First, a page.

Bring the pastry out of the fridge and roll out again until the pastry is 1cm thick. Fold back onto itself like an envelope again and form another rectangle. Wrap back up in cling film and put back in the fridge for 15 mins.
Repeat this step 1 or 2 more times which helps to strengthen the pastry.
Once completed these processed roll your pastry onto a sheet of baking paper into a rectangle and cut in half length ways.
Spoon some cranberry sauce along the centre of both pieces of pastry
Place your sausage meat mixture on the top of the cranberry sauce in the middle of the two pieces of pastry
On top of the sausage place tiny pieces of chopped up mozzarella
Brush some egg around the edges of the pastry and gentle roll the pastry to allow the mixture to seal inside the pastry. Press slightly.
Brush the whole of the sausage roll pastry with an egg wash then sprinkle with parmesan cheese and a covering of sesame seeds.
Finally score the sausage rolls at an angle to allow the sausage meat to cook through and steam to escape. Chop the sausage rolls into equally sized pieces.
Place the sausage rolls in the oven at 210c for around 30 minutes. I cook mine in an everhot (similar to an AGA and can take slightly longer than a fan oven.
Remove the sausage rolls from the oven when they are golden brown.
Eat warm or cold. Warm always tastes better in my books.
So will you give this recipe a go? It’s a bit more of a challenge but very buttery for gluten free pastry. It was a treat for me after several months without a decent sausage roll!!
The last of my tomatoes will not ripen in the polytunnel so I’ve decided to make use of them by preparing some green tomato chutney, perfect for having in sandwiches or cheese. What’s more is this is a gluten-free recipe as uses cider vinegar rather than malt barley vinegar.
You will need:
1 kg green tomatoes
1 onion sliced thinly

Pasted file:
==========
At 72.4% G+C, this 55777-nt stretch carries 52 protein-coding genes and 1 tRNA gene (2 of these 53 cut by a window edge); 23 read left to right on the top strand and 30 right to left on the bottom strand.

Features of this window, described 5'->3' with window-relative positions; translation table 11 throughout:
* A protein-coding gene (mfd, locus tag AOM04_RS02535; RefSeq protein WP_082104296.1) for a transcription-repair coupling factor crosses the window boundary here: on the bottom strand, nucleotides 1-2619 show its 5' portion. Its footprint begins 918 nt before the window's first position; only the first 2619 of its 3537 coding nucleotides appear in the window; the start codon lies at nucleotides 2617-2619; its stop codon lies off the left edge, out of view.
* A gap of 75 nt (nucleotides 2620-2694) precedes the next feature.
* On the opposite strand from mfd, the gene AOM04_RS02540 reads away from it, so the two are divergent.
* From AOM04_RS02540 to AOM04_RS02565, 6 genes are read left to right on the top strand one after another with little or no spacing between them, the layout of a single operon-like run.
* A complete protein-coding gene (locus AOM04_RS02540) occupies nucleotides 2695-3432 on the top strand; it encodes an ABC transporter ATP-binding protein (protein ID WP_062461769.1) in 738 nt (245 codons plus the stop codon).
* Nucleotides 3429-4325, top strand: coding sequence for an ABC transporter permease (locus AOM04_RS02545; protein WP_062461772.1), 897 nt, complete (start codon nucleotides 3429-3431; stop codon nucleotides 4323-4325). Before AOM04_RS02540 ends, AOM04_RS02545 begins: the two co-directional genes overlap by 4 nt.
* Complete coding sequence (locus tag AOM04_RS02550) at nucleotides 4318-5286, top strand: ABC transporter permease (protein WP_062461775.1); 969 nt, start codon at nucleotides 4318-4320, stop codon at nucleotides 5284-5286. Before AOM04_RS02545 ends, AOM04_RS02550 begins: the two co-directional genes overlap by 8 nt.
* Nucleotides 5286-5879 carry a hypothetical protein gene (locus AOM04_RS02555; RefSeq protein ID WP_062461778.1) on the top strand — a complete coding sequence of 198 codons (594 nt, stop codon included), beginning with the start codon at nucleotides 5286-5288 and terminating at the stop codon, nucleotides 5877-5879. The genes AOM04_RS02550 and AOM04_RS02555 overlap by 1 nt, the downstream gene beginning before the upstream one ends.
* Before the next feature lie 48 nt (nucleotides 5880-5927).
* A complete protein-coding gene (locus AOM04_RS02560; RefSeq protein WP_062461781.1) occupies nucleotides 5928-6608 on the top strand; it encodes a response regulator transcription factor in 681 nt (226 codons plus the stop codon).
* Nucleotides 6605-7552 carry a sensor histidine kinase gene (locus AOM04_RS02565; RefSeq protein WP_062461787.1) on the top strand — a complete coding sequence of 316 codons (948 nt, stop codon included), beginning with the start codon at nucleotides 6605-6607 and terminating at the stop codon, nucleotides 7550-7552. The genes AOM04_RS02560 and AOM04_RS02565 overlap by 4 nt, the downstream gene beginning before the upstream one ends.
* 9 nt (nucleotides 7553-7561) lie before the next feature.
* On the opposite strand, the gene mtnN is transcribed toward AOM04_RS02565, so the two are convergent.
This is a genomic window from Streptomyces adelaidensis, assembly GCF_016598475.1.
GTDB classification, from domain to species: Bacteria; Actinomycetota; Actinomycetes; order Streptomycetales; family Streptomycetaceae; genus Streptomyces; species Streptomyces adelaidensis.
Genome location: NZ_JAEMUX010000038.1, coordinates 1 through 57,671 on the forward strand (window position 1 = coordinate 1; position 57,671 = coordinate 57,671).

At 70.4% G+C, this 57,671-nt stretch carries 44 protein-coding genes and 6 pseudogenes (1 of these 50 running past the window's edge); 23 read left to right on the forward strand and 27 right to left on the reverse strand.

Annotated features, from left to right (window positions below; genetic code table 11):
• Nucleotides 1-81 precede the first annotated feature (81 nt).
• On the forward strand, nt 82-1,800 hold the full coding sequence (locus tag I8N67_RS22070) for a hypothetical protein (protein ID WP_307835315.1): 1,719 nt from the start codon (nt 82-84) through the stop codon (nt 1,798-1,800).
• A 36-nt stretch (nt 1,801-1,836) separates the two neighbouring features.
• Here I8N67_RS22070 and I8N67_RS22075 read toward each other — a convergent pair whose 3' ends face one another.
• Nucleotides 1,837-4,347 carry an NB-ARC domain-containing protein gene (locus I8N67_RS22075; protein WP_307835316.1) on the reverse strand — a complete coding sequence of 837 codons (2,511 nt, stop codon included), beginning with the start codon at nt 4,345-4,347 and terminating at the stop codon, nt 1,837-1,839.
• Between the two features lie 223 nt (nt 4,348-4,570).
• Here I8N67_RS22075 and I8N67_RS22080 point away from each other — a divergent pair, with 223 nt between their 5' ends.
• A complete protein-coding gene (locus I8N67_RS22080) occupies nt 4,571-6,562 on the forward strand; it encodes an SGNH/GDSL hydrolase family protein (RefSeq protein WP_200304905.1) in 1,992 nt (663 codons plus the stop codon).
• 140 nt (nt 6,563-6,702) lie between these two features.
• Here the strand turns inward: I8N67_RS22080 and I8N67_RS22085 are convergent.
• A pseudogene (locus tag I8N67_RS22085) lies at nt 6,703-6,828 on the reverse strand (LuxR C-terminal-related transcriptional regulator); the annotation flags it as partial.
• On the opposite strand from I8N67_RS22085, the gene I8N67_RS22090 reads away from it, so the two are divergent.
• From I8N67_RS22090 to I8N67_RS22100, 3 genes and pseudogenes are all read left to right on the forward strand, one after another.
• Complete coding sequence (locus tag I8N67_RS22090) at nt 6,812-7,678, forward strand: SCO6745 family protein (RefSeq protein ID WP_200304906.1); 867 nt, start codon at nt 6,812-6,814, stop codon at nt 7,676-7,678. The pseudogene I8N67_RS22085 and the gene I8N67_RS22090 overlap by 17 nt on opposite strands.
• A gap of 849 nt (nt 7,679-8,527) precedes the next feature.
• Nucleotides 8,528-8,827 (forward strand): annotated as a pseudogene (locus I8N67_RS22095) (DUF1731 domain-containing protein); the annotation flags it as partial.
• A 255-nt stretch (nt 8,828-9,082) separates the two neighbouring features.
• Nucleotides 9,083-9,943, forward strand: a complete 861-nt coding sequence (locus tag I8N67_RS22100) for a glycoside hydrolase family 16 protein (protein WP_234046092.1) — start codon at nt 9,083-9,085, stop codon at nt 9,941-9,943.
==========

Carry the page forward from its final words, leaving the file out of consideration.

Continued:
500g Light Brown Sugar
3 cups of apple cider vinegar
Chop an onion and fry on a medium heat on your oven hob.
Chop the tomatoes into quarters and place in the pan. Allow the tomatoes to break down stirring occasionally to prevent from sticking to the bottom of the pan.
Add the raisins and light brown sugar to the pan and mix.
Add the cider vinegar to the pan and stir. Allow the whole mixture to combine and thicken which will take around 30 minutes or so.
Remove from the heat and allow to cool
Blend the mixture with a stick blender to ensure a smooth mixture. If you like it chunky then leave it as it is. We prefer it smooth in our house!
Once cooled, put chutney into sterilized jars and store in a cool, dry place. The mixture should keep for at least 6 weeks, probably longer if you are lucky!
Butternut squash is in season right now and I love to make some heart-warming soup, especially now the weather has turned a tad cooler.
I realise that some of my recipes aren’t so ‘no fuss’ anymore so I’m looking at either putting a time / effort rating on the recipes as this one certainly isn’t a throw in the pan and hope for the best type meal. Or maybe add some cheats and time saving hacks to be had to make it no-fuss.
So bear with me while I found some middle ground!
1 Butternut squash (time saving hack – you can get ready chopped frozen butternut squash in some supermarkets)
Pinch of sea salt
Sprinkle of chilli flakes
Chicken stock 100ml
Chorizo (time saving hack – I often use frozen mini pieces of chorizo found in the frozen section of the supermarket)
Double cream 100ml
Chop and peel 1 butternut squash into small pieces
Spread onto a baking tray and sprinkle some sea salt, rapeseed oil and chilli flakes
Roast in the oven for 30 minutes until crispy
Place roasted squash and all the crispy burnt bits into a pan.
Add some chopped garlic and chorizo
Pour in chicken stock and allow mixture to bubble.
Add in the cream and stir.
Allow all ingredients to combine and then allow to cool slightly
Get a stick blender and use to make the mixture into a soup like consistency.
Garnish with some pumpkin seeds and enjoy with bread or crackers
Alternatively place in a sealed container to enjoy in the coming days or freeze
Today (20th September 2022) mark’s the start of Love British Food Fortnight. A celebration of all those who make up the food and farming industry. To champion work-class food production, low food miles, supporting local food businesses within your own community and the importance of buying British. And so I had to write a piece for the meet the producer section showcasing an impressive potato and fresh produce business.